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1. Jewish Americans express their dismay with Israel
On a rare sunny January morning last Monday, a group of some 50 liberal Jewish pro-Israel activists showed up outside the Israeli embassy in Washington, DC.
It was an orderly act of protest organized by Americans for Peace Now (APN). The participants, many of whom have known each other for years, have been long involved in the fight for reaching a two-state solution to the Arab-Israeli conflict. The tone last Monday morning, however, was a bit different.
These activists have never shied away from speaking out against the Israeli governments’ actions, while remaining within the pro-Israel camp. But showing up with signs outside the Israeli embassy seems to mark a new stage in their battle, a new sense of urgency.
“This is a different day,” said Hadar Susskind, the group’s CEO. “It’s a new year. It’s a new government. We need new responses.” His call was directed at the organized Jewish American community, urging them to step outside their comfort zones and take action. He’d like to see them protest and speak out to persuade the U.S. government to pressure Israel.
Zooming out from the sidewalk scene outside the Israeli embassy, this protest provides a useful opportunity to map the Jewish communal response in the U.S. to Netanyahu’s new government.
Within the pro-Israel camp, it is clear that only a tiny minority is about to take action; APN, a small organization, has taken its message to the street, but the larger and more influential J Street limited itself to statements and critical talking points sent out to members. Meanwhile, Reform and Conservative leaders have spoken out, given angry soundbites to the press and put out harsh statements. Moving from the left to the center, most mainstream Jewish groups are still AWOL, sticking to their policy of not criticizing Israel publicly and praying that Netanyahu’s new government doesn’t take actions extreme enough to force them out of hiding.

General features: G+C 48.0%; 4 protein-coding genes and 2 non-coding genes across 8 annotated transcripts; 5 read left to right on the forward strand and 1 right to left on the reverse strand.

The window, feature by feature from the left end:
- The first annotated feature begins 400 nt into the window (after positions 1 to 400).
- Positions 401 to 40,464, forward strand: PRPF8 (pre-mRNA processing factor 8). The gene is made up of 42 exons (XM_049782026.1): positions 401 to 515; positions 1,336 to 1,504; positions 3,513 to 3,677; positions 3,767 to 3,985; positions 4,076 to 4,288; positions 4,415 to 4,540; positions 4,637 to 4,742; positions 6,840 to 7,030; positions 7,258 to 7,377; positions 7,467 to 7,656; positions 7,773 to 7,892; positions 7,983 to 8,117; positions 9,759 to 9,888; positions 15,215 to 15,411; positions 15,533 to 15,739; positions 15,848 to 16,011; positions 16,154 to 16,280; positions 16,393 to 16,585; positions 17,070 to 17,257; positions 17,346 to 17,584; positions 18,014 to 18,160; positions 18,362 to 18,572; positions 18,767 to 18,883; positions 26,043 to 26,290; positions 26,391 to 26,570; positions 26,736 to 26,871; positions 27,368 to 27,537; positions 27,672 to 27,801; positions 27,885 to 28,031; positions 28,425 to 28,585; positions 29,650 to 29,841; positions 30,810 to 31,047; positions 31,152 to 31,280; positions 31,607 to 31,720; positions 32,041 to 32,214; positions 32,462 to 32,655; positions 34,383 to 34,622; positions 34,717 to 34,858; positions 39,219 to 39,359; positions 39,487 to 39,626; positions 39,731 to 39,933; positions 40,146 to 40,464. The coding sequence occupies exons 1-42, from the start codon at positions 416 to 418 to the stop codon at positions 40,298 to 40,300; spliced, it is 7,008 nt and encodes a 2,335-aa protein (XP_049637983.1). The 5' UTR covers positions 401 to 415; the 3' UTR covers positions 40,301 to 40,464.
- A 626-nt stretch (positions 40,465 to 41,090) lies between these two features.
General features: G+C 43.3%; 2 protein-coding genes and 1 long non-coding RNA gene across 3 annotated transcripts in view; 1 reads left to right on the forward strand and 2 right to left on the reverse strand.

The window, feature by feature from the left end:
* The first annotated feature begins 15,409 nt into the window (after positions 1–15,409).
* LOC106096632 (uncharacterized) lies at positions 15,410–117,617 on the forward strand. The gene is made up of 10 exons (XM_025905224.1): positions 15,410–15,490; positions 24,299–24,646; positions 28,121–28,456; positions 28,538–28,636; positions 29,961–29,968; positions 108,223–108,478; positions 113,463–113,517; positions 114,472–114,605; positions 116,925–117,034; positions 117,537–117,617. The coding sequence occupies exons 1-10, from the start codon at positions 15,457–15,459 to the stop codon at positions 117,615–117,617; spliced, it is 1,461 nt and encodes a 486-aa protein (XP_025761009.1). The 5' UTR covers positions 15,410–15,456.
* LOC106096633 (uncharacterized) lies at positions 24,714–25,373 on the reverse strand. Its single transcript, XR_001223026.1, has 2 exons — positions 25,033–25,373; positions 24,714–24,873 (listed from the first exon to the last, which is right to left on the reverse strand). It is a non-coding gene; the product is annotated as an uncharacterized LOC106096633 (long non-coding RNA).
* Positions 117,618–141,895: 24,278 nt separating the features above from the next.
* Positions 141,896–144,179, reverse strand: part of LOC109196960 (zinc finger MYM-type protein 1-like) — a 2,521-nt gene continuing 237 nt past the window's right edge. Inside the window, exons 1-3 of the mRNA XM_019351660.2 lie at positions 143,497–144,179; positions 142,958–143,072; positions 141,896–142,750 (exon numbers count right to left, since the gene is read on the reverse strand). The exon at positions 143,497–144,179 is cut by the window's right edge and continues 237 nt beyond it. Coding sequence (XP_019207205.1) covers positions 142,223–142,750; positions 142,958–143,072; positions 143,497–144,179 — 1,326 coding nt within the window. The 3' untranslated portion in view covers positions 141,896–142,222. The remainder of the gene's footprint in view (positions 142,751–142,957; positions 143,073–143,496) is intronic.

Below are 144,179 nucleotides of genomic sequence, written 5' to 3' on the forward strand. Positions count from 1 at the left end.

And then there are the unaffiliated and uninterested younger members of the Jewish community. Many of them have already distanced themselves from the issue of Israel. Many more will do so now.
The APN protest wrapped up with singing “A Song for Peace” in Hebrew, the official anthem of Israel’s peace camp. They then parted ways, carrying their signs calling for peace and democracy, and knowing that in the coming years they’ll probably meet again in similar circumstances, carrying the same signs, singing the same song with the same small crowd.
The Israeli embassy, which was empty during the protest due to the New Year’s holiday, did not comment on the protest.
2. Biden administration draws red lines on Israel
Recent events in Israel also provided an opportunity to map the Biden administration’s red lines regarding Netanyahu’s new government. Biden may have preferred to take more time and discuss policies with Netanyahu and his team before making policy statements (National Security Adviser Jake Sullivan will do so soon on his upcoming trip to Israel), but the flurry of activity by members of Netanyahu’s newly minted government has forced the administration to respond.
Here’s how the Biden administration responded to Israel’s activity:
- On Jerusalem: The message is clear: Don’t pull off any other Temple Mount provocations, you’re playing with fire.
- On a two-state solution: The administration is opposed to Israeli actions that extend settlements or make irreversible changes on the ground, but it is limiting its outrage to specific actions that Netanyahu may take, such as legalizing outposts or repealing the disengagement law.